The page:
Major finding: Mitotic errors produce micronuclear DNA that can be incorporated into the genome.
Mechanism: Defective, asynchronous DNA replication damages chromosomes in micronuclei.
Impact: Whole-chromosome aneuploidy can cause DNA damage and potentially produce mutations.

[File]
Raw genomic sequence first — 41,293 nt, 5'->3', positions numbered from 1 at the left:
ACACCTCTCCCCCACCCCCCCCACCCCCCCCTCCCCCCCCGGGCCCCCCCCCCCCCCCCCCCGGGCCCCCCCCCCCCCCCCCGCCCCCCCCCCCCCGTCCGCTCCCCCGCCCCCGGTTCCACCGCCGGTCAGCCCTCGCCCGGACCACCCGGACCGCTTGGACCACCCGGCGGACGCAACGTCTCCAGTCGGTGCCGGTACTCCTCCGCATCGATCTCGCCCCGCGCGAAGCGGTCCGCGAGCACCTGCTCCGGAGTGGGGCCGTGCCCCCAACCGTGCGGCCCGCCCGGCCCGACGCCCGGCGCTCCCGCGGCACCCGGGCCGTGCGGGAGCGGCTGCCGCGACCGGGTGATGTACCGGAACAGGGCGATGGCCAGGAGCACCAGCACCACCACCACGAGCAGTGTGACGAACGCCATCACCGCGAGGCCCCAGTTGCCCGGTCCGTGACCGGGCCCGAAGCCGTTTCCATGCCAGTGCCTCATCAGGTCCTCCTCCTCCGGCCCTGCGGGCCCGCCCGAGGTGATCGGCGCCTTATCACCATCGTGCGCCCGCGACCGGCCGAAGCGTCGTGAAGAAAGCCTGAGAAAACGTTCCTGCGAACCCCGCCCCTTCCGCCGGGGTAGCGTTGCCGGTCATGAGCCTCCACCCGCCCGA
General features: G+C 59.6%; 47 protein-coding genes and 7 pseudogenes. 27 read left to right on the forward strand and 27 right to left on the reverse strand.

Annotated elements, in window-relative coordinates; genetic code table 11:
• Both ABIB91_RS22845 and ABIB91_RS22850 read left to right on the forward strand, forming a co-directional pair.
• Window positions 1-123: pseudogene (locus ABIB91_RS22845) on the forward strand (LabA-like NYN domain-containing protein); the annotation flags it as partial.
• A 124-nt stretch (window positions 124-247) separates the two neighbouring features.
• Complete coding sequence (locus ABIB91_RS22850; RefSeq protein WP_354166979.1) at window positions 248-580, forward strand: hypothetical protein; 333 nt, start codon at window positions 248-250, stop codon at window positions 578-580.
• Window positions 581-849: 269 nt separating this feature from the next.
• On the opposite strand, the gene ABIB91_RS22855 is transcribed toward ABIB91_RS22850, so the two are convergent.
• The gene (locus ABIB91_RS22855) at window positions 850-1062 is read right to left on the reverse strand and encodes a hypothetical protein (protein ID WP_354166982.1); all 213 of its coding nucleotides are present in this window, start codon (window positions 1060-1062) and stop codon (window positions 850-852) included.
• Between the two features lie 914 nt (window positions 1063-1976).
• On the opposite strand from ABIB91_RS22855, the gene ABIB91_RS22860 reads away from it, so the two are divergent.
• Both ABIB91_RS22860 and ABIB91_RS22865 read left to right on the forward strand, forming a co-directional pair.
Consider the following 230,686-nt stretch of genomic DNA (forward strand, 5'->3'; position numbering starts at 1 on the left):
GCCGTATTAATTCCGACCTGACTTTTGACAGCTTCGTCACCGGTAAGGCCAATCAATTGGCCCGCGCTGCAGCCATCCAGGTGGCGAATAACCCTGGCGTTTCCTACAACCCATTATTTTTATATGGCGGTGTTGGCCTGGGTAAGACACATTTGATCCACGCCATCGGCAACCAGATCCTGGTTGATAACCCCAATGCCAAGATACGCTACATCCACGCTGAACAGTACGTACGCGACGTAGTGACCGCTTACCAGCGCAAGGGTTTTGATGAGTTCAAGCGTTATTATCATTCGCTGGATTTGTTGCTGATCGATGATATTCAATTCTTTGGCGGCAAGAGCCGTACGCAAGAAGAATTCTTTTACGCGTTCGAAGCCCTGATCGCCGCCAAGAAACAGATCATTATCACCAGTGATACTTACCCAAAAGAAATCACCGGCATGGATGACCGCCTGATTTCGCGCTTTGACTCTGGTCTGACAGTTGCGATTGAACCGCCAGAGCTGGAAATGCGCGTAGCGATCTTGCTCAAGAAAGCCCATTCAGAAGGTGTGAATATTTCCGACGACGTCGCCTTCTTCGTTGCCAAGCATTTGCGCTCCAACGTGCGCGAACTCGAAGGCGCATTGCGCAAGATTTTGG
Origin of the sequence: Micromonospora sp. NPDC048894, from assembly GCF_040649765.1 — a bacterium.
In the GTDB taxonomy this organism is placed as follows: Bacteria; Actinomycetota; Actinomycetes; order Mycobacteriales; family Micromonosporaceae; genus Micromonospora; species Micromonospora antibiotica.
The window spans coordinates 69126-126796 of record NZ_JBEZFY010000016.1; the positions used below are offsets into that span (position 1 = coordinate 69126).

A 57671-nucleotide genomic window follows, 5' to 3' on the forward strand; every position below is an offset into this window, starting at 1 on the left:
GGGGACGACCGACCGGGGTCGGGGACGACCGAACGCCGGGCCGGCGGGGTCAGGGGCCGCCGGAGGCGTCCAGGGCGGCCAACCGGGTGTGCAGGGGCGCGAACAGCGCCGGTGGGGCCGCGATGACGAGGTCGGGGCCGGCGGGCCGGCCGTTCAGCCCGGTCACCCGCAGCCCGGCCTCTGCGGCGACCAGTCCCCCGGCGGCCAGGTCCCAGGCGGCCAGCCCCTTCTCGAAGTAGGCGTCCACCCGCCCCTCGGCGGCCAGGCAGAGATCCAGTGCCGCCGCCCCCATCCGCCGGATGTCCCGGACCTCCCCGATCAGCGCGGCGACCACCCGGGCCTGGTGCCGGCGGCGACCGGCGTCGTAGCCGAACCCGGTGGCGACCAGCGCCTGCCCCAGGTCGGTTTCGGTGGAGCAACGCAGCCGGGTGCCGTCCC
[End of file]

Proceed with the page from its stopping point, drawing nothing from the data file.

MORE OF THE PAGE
The means by which whole-chromosome aneuploidy mechanistically contributes to tumorigenesis remain a matter of debate. Chromosomal segregation errors during mitosis can lead to aneuploidy and result in the incorporation of lagging chromosomes into micronuclei, but little is known about the fate of these chromosomes. Crasta and colleagues hypothesized that mitotic errors resulting in micronuclei could lead to DNA damage. To test this theory, the authors tracked micronucleated cells generated by either nocodazole treatment or kinetochore inactivation throughout the cell cycle and assayed for DNA damage foci and DNA breaks. Surprisingly, in a significant proportion of the micronuclei DNA replication persisted into the G2 phase of the cell cycle and was associated with significant DNA damage and defective recruitment of replication and repair proteins. Further analysis of chromosome spreads revealed that micronucleated cells were much more likely to harbor micronuclei-derived DNA fragments arising from the pulverization of a single chromosome. To determine whether structural aberrations acquired in the micronuclei could be reincorporated into the primary nucleus in subsequent mitoses, the authors used cells stably expressing histone H2B fused to a photocontrovertible fluorescent protein that could be converted from green to red upon UV illumination. Selective photoactivation of single micronuclear chromosomes followed by long-term, live-cell imaging indicated not only that micronuclei could be stably inherited but also that chromosomes within micronuclei frequently reincorporated into the primary nuclei of daughter cells. Chromosomal fragmentation caused by defective replication and repair of isolated chromosomes in micronuclei could therefore generate mutations that ultimately integrate into the genome and could provide a mechanistic basis for chromothripsis, a recently characterized phenomenon in cancer cells in which massive genomic rearrangements are restricted to one or several chromosomes.